This article about Collegiate Shag History was written around 2009 by dancer historian Peter Loggins. See the original version on his blog the Jassdancer. We are sharing it here with Peter’s personal permission so it would be more accessible to wider audience.
For more insights and American dance history research, check his Twobarbreak page and Twobarbreak’s Dance History Group on Facebook.
The Collegiate Shag History
What is this dance all the kids are doing today called Collegiate Shag? Where did it come from and what is it’s history? The truth is the history is very spotty, very little documentation and to make things worse the term “Shag” has come to mean many unrelated dances just like the term Jitterbug.
One of most popular dances in the United States today is called Carolina Shag, or too many in that region – just Shag. To make things more complicated, the city of St Louis, has it’s regional dance called St. Louis Shag, that traces even further back into the 1930s, but again – to the dancers it’s simply called Shag.
The enormous popularity of the Carolina Shag over the past couple decades, has caused enthusiast to try and research it’s history and all it seems have made the mistake of relating the Carolina Shag of today with the Shag done previous to WW2, done by the dancers who made the Big Apple famous. However, before we get into that lets start with square one with the term Collegiate Shag.
The term “Collegiate“, was simply a descriptive term used to explain who, or the way a dance was done. For instance, Collegiate Waltz or Collegiate Fox Trot, simply put, this was the way the college kids did the dance.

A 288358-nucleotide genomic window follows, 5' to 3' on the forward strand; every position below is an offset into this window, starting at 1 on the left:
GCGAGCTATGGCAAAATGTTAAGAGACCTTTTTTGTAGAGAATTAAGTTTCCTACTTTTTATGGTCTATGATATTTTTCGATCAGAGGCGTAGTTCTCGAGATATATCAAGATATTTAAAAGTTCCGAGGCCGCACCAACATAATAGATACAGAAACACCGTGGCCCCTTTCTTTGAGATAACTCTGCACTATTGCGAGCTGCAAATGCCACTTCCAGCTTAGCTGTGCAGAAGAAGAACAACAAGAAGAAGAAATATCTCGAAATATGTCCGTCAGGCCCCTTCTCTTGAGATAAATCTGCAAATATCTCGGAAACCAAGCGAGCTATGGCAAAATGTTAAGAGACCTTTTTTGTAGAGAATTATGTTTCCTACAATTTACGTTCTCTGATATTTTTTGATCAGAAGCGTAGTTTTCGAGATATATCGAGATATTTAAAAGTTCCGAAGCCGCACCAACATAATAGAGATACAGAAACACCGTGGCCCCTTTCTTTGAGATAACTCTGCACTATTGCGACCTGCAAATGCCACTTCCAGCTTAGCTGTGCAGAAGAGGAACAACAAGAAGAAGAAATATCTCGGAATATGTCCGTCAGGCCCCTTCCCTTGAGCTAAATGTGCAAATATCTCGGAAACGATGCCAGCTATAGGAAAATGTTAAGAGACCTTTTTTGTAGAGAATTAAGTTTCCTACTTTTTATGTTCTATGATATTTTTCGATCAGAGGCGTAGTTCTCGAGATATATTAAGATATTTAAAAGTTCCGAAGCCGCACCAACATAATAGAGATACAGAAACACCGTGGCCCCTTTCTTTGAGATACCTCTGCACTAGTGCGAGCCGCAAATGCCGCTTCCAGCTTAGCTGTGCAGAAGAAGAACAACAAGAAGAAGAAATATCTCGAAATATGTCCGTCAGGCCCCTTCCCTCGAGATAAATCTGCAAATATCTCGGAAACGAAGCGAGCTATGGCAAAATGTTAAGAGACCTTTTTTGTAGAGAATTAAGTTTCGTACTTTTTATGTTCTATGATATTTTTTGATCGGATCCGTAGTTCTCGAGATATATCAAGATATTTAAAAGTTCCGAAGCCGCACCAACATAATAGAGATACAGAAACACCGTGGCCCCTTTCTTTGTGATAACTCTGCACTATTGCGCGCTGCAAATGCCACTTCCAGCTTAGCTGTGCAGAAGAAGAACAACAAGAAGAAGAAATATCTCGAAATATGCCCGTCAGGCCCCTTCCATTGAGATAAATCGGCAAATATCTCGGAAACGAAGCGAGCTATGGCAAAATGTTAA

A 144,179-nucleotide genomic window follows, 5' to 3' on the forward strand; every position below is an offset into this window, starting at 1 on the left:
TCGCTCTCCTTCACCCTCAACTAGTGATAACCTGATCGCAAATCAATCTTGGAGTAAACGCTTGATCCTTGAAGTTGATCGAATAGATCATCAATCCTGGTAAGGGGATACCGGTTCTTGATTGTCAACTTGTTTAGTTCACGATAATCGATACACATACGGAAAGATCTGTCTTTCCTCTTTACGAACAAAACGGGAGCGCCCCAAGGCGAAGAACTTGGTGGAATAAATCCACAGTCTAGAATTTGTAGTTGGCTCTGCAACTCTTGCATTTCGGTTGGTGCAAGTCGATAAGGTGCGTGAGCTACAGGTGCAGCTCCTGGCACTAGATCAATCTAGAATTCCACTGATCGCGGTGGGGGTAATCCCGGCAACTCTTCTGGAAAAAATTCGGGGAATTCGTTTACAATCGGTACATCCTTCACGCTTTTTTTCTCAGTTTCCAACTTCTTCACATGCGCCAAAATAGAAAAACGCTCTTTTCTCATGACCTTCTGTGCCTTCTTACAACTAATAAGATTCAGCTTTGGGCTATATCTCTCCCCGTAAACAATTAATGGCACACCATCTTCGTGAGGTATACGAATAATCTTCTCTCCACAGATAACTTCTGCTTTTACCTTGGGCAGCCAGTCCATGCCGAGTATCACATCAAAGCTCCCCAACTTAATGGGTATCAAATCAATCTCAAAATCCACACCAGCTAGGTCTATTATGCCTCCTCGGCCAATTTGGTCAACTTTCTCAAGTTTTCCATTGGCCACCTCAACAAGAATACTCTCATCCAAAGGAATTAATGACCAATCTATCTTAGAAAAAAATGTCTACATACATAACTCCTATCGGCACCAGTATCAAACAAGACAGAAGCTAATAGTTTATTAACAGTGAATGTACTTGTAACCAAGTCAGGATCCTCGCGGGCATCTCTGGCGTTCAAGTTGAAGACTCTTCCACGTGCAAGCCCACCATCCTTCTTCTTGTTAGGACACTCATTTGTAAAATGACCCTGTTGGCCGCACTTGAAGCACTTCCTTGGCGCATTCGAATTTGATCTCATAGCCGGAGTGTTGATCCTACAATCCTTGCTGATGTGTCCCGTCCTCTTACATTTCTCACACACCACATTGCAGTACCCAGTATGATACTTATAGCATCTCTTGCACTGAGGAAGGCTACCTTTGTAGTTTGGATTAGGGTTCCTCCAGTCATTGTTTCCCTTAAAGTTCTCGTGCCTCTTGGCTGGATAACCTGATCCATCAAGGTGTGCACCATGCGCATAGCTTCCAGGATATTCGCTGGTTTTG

This style was not tied to any studio standard or structure but rather to whatever they felt was the way. This could be considered a rebellious type of dance, but not so much in that they just had their own way which was or could have been the trendy way to do it. Different schools had there way to do things and this is what set them a part, the college set.
So now, we just have Shag. Where does this word even come from? Well, I know the word is in fact used in a 1890 book with the definition being a vaudeville performer. This definition of the term “Shag” continued to be used all the way into the 1920’s, however it’s definition changed to be more specific describing burlesque acts, and not just any vaudeville performer.
One of the most knowledgeable historians in this field was Lance Benishek. He reminded us that these vaudeville performers did a step called the Flea Hop which consisted of a step-hop which alternated right to left, and that is one of the possibilities.
Just as possible, I recall doing a performance Turkey Trot at a large camp in Sweden, and the legendary Norma Miller who started dancing at the Savoy Ballroom in Harlem during the early 1930s, told me it was were the Shag came from.
Let’s put all this “Term History” to rest for a second and let me introduce to you the first use of the partner dance called “The Shag“. I found a book called “Land of the Golden River” by Lewis Phillip Hall. During the winter of 1927 he came up with a dance routine called “The Shag“, Lewis introduced this in august of 1928 in Wilmington at the Pirates Festival. Then in 1930, Kay Keever, who was married to the band leader Jelly Leftwhich, who played at the dances, remembers singing in his band and jumping off stage to dance The Shag with Lewis Hall, and backs up Lewis claim that he was the one that invented the dance.
July 25th, 1929 (Blytheville Courier News, Arkansas)
Virginia Beach, VA. Sun back bathing suits and beach pajamas are the costume, the sands are the dance floor and the fastest time know to the terpsichorean art. The tempo for “The Shag” is the latest test for the energy of the southern colonist. While classified as a dance, the Shag essentially requires energy rather then grace. It apparently is the embodiment of all the movements of Highland Swing and the late Charleston. Unlike the Charleston, the feet of the dancers not lifted.